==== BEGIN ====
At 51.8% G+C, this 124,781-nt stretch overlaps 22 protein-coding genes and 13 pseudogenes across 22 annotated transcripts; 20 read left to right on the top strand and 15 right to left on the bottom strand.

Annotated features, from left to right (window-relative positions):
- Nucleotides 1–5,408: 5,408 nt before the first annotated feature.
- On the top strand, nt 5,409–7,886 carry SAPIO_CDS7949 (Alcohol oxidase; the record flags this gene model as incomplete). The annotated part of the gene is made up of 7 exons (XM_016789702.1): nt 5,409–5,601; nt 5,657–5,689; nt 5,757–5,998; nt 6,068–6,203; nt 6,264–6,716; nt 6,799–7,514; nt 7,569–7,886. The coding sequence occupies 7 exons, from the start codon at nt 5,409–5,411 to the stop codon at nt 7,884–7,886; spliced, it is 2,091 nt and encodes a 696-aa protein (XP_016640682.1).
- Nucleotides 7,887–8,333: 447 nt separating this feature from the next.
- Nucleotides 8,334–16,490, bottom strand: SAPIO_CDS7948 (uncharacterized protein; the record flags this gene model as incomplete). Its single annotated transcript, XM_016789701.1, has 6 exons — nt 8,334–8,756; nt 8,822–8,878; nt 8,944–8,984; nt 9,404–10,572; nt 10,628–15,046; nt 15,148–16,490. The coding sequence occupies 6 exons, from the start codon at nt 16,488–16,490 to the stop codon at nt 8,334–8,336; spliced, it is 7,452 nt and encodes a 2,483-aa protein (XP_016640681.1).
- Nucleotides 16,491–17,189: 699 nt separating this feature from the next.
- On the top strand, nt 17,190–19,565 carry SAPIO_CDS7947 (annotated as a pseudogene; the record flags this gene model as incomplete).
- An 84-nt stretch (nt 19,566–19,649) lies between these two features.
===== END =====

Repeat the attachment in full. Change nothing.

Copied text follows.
At 51.8% G+C, this 124,781-nt stretch overlaps 22 protein-coding genes and 13 pseudogenes across 22 annotated transcripts; 20 read left to right on the top strand and 15 right to left on the bottom strand.

Annotated features, from left to right (window-relative positions):
- Nucleotides 1–5,408: 5,408 nt before the first annotated feature.
- On the top strand, nt 5,409–7,886 carry SAPIO_CDS7949 (Alcohol oxidase; the record flags this gene model as incomplete). The annotated part of the gene is made up of 7 exons (XM_016789702.1): nt 5,409–5,601; nt 5,657–5,689; nt 5,757–5,998; nt 6,068–6,203; nt 6,264–6,716; nt 6,799–7,514; nt 7,569–7,886. The coding sequence occupies 7 exons, from the start codon at nt 5,409–5,411 to the stop codon at nt 7,884–7,886; spliced, it is 2,091 nt and encodes a 696-aa protein (XP_016640682.1).
- Nucleotides 7,887–8,333: 447 nt separating this feature from the next.
- Nucleotides 8,334–16,490, bottom strand: SAPIO_CDS7948 (uncharacterized protein; the record flags this gene model as incomplete). Its single annotated transcript, XM_016789701.1, has 6 exons — nt 8,334–8,756; nt 8,822–8,878; nt 8,944–8,984; nt 9,404–10,572; nt 10,628–15,046; nt 15,148–16,490. The coding sequence occupies 6 exons, from the start codon at nt 16,488–16,490 to the stop codon at nt 8,334–8,336; spliced, it is 7,452 nt and encodes a 2,483-aa protein (XP_016640681.1).
- Nucleotides 16,491–17,189: 699 nt separating this feature from the next.
- On the top strand, nt 17,190–19,565 carry SAPIO_CDS7947 (annotated as a pseudogene; the record flags this gene model as incomplete).
- An 84-nt stretch (nt 19,566–19,649) lies between these two features.